Unwilling to let a good crisis go to waste, the National Women’s Law Center last week fired off a missive to officials at the Department of Education demanding that they hold off on releasing new Title IX regulations on account of COVID-19.
Before the outbreak of the novel coronavirus, the Education Department was poised to issue new regulations formalizing the obligations of schools to investigate fairly claims of sexual assault and harassment on campus. The regulations, which will carry the force of law, are long-overdue. Where once colleges and universities showed little interest in dealing with campus sexual misconduct, over the past decade, the pendulum has swung too far in the opposite direction. Today, colleges and universities maintain massive sexual misconduct bureaucracies that police and discipline everything from racy jokes to drunken couplings to forcible rape.
In addition, as I have described elsewhere, these bureaucracies often employ Inquisition-like investigatory procedures that stack the deck against the accused by, among other things, eliminating the presumption of innocence and denying accused students any meaningful opportunity to tell their side of the story, present evidence, or question witnesses.
Since 2017, the Department of Education and the White House have been working to establish formal regulations that require schools to take claims of sexual misconduct seriously and provide fair process for all students.
The Administration released draft regulations more than a year ago and, since that time, has gone through the painstaking process of reviewing thousands of public comments.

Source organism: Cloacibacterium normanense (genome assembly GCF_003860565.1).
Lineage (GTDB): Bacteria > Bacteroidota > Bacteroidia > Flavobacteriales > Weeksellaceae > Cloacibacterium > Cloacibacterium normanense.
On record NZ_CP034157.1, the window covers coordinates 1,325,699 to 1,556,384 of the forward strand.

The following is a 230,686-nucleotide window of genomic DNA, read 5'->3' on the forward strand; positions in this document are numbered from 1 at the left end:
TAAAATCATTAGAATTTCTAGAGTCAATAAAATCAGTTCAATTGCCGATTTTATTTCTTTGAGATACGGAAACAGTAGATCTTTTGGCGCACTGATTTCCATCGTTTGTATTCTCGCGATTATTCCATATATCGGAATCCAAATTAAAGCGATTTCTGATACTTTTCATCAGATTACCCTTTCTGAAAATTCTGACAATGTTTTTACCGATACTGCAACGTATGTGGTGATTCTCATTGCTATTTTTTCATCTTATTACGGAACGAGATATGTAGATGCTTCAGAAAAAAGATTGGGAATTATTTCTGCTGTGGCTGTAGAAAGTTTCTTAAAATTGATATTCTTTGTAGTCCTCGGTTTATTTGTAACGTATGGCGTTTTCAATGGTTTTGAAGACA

Although the draft seeks fair treatment for both accusers and the accused, and provides schools with the tools to best ferret out the truth, activists have labeled the proposed rules “intimidating and stressful” — even “trauma-inducing” — for survivors.
In its letter to department officials, National Women’s Law Center, which opposes the new rules on the merits, says that “[n]ow is hardly the right time to push forward” with their release. NWLC claims that schools should spend their scarce resources on issues related to the pandemic, not reviewing new federal regulations. Moreover, NWLC argues that finalizing the proposed rule would “unnecessarily exacerbate confusion and uncertainty for students.”
Of course, with students gone for the indefinite future and Title IX officers with little to do in their absence, now would seem to be the perfect time for college administrators to review and revise their sexual misconduct policies. But, as Justin Dillon and KC Johnson point out in National Review Online, these arguments are obviously pretextual:
[I]t’s clear that these interest groups — and their political allies — are just trying to delay long enough for a new administration possibly to take over. The coronavirus crisis is unlikely to recede completely before the 2020 election. If Joe Biden wins, he will withdraw the proposed regulations immediately, which will be much harder to do if they’ve actually been implemented.
There’s another reason that NWLC wants to delay implementation: With students dispersed and sheltering at home, campus activists will be unable to engage in coordinated demonstrations aimed at pressuring college bureaucrats to ignore the rules.
All the more reason for the Administration to act now.